Three keys to saving Allen Crabbe’s season from disappointment


Allen Crabbe has been a bit of a disappointment this season. After shooting a career-high 44.4 percent from downtown, he has regressed to 36.4 percent, the second worst mark of his career.

While he is averaging a career-high 12 points per game, Allen Crabbe has not shown much improvement this year. He has struggled a bit in his fifth season in the league, especially when compared to his numbers last year.

And when you consider his albatross of a contract, it gets worse. The Brooklyn Nets are essentially paying $19.3 million for a three-point specialist that 1.1 percentage point away from being out of the top 100 three-point shooters in the league.

But, that does mean Crabbe does not have any value. In fact, he brings rebounding and spacing to a team that needs both. What the Nets do not need, however, is $19.3 million taking up precious cap space.

So what can the Nets do in order to get more value out of Crabbe? First, they need to surround him with more three-point threats.

In his last season in Portland, Crabbe played alongside Damian Lillard and C.J. McCollum, both excellent three-point shooters. Fun fact, both participated in the NBA Three-Point Contest. This opened up the floor and allowed Crabbe to get open looks. Defenders were more concerned with the Lillard and McCollum than Crabbe.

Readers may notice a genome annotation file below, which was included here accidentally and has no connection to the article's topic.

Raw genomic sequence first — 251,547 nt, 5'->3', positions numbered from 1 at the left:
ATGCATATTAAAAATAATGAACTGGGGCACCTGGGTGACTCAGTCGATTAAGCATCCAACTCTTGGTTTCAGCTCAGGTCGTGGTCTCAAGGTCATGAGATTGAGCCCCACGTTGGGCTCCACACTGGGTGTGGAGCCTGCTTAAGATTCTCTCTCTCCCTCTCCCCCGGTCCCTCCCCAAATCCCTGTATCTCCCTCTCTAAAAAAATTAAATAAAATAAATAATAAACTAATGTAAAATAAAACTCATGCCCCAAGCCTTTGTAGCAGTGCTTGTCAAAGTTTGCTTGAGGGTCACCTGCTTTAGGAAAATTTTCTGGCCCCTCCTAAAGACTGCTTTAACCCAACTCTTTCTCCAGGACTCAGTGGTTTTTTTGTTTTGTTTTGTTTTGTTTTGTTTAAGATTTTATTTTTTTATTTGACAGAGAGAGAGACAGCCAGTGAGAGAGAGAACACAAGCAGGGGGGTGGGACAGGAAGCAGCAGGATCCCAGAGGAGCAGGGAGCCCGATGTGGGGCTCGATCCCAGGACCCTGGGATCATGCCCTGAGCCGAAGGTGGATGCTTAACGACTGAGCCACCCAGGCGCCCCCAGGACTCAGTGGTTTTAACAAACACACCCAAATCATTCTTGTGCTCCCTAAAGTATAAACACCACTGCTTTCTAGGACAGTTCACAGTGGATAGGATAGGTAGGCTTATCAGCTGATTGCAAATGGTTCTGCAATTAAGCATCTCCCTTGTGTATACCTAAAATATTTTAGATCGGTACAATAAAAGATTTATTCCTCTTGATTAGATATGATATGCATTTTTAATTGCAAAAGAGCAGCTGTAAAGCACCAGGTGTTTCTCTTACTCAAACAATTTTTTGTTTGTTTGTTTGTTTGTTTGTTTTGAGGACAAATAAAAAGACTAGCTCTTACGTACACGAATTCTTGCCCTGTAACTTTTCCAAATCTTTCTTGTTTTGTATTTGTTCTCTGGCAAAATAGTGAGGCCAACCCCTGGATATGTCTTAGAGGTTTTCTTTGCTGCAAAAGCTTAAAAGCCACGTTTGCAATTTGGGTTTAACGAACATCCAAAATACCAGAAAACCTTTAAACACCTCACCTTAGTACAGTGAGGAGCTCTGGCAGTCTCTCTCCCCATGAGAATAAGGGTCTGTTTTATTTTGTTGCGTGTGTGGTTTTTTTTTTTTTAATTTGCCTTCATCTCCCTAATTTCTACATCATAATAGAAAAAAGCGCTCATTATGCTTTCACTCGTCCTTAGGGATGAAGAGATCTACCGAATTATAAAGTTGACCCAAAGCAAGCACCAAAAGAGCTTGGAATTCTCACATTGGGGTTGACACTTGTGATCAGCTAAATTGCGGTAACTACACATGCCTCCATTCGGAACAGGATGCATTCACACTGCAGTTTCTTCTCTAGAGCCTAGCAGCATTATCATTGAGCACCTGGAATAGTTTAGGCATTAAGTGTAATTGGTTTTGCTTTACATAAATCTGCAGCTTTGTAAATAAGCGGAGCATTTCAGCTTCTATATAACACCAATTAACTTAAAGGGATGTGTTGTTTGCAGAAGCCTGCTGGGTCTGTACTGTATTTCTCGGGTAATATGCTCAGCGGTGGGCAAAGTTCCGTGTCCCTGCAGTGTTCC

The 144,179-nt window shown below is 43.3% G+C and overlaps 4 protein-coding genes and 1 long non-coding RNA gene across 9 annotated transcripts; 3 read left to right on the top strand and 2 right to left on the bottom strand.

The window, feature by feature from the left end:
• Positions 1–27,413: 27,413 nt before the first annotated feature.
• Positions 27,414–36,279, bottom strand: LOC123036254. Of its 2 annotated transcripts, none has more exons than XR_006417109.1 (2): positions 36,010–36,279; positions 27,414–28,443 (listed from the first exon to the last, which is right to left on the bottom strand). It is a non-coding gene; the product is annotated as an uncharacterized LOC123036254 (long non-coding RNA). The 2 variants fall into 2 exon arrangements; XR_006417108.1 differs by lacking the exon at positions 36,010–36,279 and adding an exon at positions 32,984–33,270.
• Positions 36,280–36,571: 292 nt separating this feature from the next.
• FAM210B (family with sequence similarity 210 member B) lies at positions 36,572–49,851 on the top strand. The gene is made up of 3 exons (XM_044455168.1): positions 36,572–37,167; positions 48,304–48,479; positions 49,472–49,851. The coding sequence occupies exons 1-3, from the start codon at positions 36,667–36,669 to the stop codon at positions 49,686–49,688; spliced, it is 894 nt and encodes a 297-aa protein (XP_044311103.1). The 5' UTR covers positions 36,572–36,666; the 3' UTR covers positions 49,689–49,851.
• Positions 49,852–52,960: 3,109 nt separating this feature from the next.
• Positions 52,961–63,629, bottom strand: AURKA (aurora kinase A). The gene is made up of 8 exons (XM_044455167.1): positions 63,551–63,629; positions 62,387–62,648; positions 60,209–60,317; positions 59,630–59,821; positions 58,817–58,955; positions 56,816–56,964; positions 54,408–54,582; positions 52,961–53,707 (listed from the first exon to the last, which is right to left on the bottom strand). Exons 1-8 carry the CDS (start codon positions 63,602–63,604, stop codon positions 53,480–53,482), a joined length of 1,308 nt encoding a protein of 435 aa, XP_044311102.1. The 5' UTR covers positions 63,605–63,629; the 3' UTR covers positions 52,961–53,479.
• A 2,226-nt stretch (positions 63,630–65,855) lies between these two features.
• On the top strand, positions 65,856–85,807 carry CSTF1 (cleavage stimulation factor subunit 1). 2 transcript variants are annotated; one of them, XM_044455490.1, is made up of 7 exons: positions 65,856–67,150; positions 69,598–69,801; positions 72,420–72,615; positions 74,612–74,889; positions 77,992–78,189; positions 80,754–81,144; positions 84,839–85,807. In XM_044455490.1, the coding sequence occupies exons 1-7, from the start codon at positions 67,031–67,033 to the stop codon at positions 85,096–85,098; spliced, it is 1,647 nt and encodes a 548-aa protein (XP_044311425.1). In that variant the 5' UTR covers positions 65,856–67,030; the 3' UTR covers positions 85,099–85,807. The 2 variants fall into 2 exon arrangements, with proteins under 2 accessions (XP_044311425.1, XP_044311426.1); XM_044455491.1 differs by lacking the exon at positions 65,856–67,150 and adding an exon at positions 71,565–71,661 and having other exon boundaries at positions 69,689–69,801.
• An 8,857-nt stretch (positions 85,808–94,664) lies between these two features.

Kenny Atkinson would be wise to do something similar with his lineups. Spencer Dinwiddie, Joe Harris, DeMarre Carroll and Crabbe, four of the best three-point threats on the team, already play major minutes together. But imagine adding Nik Stauskas, the team’s best long range shooter, to the mix.

While a lineup of Dinwiddie, Stauskas, Harris, Crabbe and Carroll would be incredibly small, they could light it up from three at a given notice.

Also, the Nets should limit Crabbe’s minutes. It sounds more harmful, but Crabbe’s averaged over 25 minutes per game for the past three seasons. He may need a breather or two. Resting Crabbe could rejuvenate him and help turn his season around.

At 25-years-old, Crabbe still has not entered his prime, but it is never too late to think about the future. If he is indeed wearing down now, it does not bode well for the future. Resting Crabbe and limiting his minutes could do wonders, not for just season, but for the next few as well.

Finally, the Nets need to stop letting Crabbe shoot from the corner. He shoots 25 percent from the corner. That is worse than everyone on the team except for D’Angelo Russell — who he’s tied with, Timofey Mozgov, Jeremy Lin and Isaiah Whitehead. By the way, neither Whitehead or Lin attempted a corner three this season.

Crabbe is much better from the top of the arc. He knows it too. That is why 92 percent of his three-point shots are from anywhere but the corner. Eight percent does not sound like a lot of shot attempts, but for someone who can get cold quickly, shot selection matters.

It is not a given that by doing these Crabbe will turn his season around. But the Nets need to try. Else, they have a $19.3 million three-no D player on their hands.

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It is important to note that while Crabbe has regressed, he is still having a good season by definition. He has upped his rebounding to four boards per game and is still a legit scorer. The Nets just need to get more out of him.